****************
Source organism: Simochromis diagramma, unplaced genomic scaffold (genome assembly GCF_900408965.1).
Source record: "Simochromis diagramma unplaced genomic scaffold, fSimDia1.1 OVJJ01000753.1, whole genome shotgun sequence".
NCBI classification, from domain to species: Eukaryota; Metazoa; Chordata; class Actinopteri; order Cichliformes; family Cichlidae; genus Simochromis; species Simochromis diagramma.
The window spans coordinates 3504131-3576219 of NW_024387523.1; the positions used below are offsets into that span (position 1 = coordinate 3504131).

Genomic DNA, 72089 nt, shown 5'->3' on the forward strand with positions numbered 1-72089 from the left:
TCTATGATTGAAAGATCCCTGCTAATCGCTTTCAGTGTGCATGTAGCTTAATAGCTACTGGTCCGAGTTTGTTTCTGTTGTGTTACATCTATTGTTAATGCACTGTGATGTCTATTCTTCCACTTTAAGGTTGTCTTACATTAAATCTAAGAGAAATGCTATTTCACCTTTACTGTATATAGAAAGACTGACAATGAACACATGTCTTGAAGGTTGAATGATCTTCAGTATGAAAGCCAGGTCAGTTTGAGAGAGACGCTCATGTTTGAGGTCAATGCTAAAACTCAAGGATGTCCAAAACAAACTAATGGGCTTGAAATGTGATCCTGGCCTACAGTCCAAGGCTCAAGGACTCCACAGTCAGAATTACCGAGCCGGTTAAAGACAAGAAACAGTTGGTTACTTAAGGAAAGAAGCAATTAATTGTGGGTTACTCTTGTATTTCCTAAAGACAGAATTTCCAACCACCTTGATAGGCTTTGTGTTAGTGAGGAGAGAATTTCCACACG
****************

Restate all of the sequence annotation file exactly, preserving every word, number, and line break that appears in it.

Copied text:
Source organism: Simochromis diagramma, unplaced genomic scaffold (genome assembly GCF_900408965.1).
Source record: "Simochromis diagramma unplaced genomic scaffold, fSimDia1.1 OVJJ01000753.1, whole genome shotgun sequence".
NCBI classification, from domain to species: Eukaryota; Metazoa; Chordata; class Actinopteri; order Cichliformes; family Cichlidae; genus Simochromis; species Simochromis diagramma.
The window spans coordinates 3504131-3576219 of NW_024387523.1; the positions used below are offsets into that span (position 1 = coordinate 3504131).

Genomic DNA, 72089 nt, shown 5'->3' on the forward strand with positions numbered 1-72089 from the left:
TCTATGATTGAAAGATCCCTGCTAATCGCTTTCAGTGTGCATGTAGCTTAATAGCTACTGGTCCGAGTTTGTTTCTGTTGTGTTACATCTATTGTTAATGCACTGTGATGTCTATTCTTCCACTTTAAGGTTGTCTTACATTAAATCTAAGAGAAATGCTATTTCACCTTTACTGTATATAGAAAGACTGACAATGAACACATGTCTTGAAGGTTGAATGATCTTCAGTATGAAAGCCAGGTCAGTTTGAGAGAGACGCTCATGTTTGAGGTCAATGCTAAAACTCAAGGATGTCCAAAACAAACTAATGGGCTTGAAATGTGATCCTGGCCTACAGTCCAAGGCTCAAGGACTCCACAGTCAGAATTACCGAGCCGGTTAAAGACAAGAAACAGTTGGTTACTTAAGGAAAGAAGCAATTAATTGTGGGTTACTCTTGTATTTCCTAAAGACAGAATTTCCAACCACCTTGATAGGCTTTGTGTTAGTGAGGAGAGAATTTCCACACG